The Macau Gaming Show kicked off on Tuesday with a clear focus on weaning the local economy away from its over reliance on the gambling industry, with speakers at the morning conference session outlining possible development paths and how the territory may benefit from China’s “One Belt One Road” initiative.
The ambitious project will see billions of dollars of investment to create economic corridors linking about 60 countries from China to Europe.
Chen Guanghan, Vice President, Chinese Association of Hong Kong & Macao Studies, said the project is an example of China is taking up economic leadership in a world order long dominated by western powers under the auspices of the International Monetary Fund and the World Bank.
He said the resulting infrastructure improvements around the Pearl River Delta could benefit Macau, opening up large areas of mainland China. He pointed in particular to plans to link Zhuhai in the south and the capital Beijing by high-speed rail.
Zhang Bo, Professor and Doctoral Supervisor, School of Economics Peking University, spoke about Macau’s advantages, which include its geographic location, its strong government finances, its unique culture and the return of overseas Chinese.
“The development of Macau relies on getting rid of its over development on gaming,” he told the session. He pointed to several possible industries that may be “suitable” for development, including building up the sports industry.
Macau’s horse racing sector has long been a poor cousin to that in neighbouring Hong Kong, while greyhound racing and the Grand Prix are other examples of potential tourism draws, he said.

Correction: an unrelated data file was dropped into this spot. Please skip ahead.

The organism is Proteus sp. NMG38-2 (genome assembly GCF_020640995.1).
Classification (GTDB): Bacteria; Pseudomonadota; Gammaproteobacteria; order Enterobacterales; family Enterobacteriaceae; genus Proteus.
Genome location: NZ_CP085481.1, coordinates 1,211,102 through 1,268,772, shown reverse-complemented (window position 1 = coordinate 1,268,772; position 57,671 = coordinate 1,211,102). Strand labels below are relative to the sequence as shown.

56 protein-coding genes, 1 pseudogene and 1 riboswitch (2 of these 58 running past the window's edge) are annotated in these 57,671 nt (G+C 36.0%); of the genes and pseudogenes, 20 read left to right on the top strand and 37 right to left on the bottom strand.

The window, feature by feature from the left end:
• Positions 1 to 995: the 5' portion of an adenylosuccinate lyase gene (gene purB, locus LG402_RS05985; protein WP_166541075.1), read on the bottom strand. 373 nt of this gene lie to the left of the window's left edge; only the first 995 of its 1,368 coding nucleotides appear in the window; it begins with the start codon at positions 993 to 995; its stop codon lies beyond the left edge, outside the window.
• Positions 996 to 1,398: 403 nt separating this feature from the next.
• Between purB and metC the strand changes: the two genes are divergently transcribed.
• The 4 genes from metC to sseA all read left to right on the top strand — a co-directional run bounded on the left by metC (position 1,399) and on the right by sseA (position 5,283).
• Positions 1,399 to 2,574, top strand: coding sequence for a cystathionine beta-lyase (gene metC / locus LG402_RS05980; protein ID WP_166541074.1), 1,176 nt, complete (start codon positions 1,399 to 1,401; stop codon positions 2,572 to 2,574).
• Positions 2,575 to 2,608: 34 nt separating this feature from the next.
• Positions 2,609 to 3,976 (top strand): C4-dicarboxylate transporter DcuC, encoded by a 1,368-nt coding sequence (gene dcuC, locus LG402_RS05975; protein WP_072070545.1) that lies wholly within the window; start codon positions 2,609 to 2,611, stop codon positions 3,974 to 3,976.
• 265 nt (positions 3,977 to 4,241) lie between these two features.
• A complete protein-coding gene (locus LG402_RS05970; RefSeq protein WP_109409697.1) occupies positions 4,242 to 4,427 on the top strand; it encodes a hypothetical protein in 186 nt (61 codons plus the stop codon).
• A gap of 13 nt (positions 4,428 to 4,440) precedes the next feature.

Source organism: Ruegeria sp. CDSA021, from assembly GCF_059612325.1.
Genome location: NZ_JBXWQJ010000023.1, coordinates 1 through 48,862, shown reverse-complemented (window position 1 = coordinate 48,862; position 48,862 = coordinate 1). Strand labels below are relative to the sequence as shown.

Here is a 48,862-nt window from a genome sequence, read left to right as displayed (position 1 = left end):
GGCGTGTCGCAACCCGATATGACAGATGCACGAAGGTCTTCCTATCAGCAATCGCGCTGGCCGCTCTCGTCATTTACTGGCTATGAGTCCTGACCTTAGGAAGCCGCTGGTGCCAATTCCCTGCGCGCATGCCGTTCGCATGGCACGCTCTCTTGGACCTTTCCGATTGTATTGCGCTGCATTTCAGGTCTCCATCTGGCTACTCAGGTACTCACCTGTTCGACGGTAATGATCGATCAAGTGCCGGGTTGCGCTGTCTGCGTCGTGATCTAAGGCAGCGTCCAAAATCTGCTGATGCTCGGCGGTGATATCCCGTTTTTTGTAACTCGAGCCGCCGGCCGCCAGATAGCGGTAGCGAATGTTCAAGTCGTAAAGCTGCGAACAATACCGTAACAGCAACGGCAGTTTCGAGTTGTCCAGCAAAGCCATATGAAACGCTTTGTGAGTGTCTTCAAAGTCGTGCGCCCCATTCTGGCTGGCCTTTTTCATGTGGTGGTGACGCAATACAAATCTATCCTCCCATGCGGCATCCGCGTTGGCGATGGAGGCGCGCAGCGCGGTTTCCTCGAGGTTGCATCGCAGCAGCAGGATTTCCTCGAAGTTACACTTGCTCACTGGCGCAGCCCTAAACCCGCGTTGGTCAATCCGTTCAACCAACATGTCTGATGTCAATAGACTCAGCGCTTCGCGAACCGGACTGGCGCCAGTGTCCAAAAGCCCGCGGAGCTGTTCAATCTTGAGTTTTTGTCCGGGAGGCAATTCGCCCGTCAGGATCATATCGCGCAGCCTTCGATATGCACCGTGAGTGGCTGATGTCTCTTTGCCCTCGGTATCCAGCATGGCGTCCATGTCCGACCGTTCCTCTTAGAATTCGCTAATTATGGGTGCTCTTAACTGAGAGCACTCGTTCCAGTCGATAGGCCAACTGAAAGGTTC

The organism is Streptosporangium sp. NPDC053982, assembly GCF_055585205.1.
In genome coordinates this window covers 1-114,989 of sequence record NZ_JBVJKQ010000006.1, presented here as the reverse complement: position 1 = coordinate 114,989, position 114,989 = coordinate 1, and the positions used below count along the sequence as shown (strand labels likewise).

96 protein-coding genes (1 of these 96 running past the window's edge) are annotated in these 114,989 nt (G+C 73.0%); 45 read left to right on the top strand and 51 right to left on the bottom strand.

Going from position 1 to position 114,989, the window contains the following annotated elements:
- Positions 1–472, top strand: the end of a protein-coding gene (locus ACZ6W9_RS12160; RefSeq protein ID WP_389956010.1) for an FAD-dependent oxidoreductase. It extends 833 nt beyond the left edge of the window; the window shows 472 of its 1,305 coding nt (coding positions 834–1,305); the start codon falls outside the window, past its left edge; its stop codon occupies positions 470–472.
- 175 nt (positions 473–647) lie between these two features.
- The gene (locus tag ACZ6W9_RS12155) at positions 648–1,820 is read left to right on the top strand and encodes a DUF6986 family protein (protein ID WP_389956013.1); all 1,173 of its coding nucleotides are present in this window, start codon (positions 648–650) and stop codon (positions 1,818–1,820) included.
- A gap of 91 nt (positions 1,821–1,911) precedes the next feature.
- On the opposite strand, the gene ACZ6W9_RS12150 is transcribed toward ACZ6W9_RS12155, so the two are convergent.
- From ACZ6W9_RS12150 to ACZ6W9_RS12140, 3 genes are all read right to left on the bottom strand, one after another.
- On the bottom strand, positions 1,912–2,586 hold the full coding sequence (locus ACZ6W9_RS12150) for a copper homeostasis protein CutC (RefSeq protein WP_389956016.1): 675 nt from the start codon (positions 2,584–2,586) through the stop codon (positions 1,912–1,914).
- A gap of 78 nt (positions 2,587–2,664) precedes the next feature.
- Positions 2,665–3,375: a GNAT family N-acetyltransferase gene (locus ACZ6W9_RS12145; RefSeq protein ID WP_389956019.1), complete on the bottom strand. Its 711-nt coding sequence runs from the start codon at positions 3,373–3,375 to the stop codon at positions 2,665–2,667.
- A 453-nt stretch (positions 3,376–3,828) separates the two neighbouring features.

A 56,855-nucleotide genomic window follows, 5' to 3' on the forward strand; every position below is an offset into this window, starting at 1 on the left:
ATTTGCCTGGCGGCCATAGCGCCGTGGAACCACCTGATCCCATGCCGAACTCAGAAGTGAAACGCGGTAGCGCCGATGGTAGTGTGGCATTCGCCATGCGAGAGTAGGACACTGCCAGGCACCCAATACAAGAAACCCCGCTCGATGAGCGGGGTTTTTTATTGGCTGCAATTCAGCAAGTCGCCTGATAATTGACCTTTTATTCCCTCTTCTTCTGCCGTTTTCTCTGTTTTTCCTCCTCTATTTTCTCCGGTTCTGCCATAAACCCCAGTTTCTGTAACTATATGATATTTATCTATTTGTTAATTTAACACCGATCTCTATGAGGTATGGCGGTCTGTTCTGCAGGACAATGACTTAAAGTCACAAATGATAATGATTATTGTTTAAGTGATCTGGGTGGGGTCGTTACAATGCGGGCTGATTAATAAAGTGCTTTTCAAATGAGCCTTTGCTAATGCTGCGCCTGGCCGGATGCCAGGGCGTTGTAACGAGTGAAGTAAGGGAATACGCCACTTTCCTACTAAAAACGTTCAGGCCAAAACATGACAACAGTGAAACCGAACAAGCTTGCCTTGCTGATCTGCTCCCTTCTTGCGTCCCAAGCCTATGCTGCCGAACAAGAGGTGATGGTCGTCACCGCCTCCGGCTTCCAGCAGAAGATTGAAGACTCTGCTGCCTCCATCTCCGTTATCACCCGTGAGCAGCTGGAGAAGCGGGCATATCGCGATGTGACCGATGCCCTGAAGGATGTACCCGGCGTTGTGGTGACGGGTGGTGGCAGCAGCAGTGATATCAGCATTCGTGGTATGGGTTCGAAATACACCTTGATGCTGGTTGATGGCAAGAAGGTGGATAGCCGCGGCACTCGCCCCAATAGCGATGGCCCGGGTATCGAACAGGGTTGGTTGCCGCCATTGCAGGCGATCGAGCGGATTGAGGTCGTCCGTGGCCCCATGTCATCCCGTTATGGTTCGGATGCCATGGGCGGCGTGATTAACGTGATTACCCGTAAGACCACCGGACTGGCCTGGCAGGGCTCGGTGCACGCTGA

“The way to solve limited land is to expand Hengqin. We could develop a global sports brand for Macau.”
To date, Macau’s tourism industry has been dominated by the mainland Chinese, though Zou Yanyi, Chairman of Ao Da Li Ya Dong Fang Ji Tuan, pointed out the territory could use its Portuguese heritage and language expertise to reach out to other Portuguese speaking nations in Latin America for example.
She also spoke of the potential for developing tourism attractions targeting China’s rapidly ageing population.
“We need to attract the elderly and those who are retired and could stay in Macau longer. China has an aging society and we need to develop programs for those people. We need centers of entertainment and healthcare for the elderly,” she said.
The speakers’ comment come amid predictions for another weak month for gambling revenue in Macau, with Wells Fargo the latest to reduce its estimates for the month. It now sees a decline of between 32 percent to 35 percent and says the deterioration on a sequential basis from the previous month points to further deterioration in the market.
The decline also comes despite the opening of Melco Crown Entertainment’s $3.2 billion Hollywood-themed Studio City resort, which so far has failed to drive as much traffic as had been expected.